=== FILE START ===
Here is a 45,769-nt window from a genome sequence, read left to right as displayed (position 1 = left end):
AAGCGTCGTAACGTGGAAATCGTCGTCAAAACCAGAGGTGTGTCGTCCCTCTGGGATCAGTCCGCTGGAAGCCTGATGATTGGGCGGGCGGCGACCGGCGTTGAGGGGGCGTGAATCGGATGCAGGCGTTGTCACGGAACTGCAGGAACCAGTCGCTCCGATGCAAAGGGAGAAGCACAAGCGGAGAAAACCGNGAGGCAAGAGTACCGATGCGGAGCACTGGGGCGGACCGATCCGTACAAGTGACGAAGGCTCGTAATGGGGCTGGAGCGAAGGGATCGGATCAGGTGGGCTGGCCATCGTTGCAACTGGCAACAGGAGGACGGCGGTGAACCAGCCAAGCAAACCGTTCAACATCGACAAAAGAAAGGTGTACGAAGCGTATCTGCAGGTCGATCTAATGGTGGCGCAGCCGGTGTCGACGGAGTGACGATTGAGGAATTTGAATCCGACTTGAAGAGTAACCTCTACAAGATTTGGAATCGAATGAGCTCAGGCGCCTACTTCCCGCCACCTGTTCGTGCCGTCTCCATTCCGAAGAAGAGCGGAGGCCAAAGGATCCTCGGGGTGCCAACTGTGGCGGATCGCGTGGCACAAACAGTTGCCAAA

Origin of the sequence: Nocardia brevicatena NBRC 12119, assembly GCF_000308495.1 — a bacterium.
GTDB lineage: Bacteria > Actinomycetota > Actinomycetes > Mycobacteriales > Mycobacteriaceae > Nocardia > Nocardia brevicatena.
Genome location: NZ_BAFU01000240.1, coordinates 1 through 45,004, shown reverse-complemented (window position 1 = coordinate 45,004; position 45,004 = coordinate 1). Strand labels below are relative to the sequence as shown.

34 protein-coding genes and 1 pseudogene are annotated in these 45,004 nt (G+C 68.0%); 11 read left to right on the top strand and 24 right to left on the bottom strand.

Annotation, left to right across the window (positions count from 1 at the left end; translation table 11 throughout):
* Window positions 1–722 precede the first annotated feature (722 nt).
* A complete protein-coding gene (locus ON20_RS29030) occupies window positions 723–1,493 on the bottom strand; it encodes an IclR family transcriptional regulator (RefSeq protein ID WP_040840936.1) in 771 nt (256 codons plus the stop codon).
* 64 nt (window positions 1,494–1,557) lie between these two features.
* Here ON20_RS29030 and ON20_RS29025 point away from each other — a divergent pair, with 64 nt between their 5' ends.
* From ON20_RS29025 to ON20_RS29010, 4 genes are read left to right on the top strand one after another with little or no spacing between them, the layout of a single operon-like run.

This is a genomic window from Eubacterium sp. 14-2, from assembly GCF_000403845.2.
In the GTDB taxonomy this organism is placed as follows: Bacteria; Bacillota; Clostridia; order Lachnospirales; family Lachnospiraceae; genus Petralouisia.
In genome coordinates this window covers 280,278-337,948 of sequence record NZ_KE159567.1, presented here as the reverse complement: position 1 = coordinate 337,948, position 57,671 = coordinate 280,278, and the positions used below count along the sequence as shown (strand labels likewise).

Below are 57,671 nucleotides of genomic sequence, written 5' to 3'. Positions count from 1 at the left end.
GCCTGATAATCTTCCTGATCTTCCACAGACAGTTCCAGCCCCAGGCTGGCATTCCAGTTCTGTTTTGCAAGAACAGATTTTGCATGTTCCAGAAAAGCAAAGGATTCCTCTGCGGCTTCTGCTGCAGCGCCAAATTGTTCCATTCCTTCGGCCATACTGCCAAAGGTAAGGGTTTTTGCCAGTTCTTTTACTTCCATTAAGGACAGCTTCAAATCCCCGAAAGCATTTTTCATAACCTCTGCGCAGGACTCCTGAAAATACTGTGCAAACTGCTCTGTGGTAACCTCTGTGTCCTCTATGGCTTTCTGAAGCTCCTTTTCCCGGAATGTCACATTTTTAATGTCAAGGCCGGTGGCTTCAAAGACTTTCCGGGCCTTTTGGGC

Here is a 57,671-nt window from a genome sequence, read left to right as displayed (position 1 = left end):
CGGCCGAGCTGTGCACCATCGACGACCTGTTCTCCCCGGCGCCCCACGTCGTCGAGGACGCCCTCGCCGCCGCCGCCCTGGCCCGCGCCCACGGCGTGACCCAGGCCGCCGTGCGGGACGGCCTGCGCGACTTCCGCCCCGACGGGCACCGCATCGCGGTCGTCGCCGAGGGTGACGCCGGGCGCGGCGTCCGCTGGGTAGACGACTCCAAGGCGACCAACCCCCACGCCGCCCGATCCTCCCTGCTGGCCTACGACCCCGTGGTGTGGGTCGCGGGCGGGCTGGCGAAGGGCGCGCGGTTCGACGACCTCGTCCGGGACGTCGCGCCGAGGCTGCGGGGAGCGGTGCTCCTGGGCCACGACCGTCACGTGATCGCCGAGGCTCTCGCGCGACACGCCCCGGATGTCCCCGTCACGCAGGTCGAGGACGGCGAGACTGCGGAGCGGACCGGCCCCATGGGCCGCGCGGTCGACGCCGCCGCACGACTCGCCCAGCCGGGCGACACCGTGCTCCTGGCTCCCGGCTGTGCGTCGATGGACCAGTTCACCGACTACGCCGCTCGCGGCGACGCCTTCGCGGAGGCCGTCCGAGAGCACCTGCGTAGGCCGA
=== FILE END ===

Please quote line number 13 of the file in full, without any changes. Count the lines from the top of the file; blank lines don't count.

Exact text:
This is a genomic window from Eubacterium sp. 14-2, from assembly GCF_000403845.2.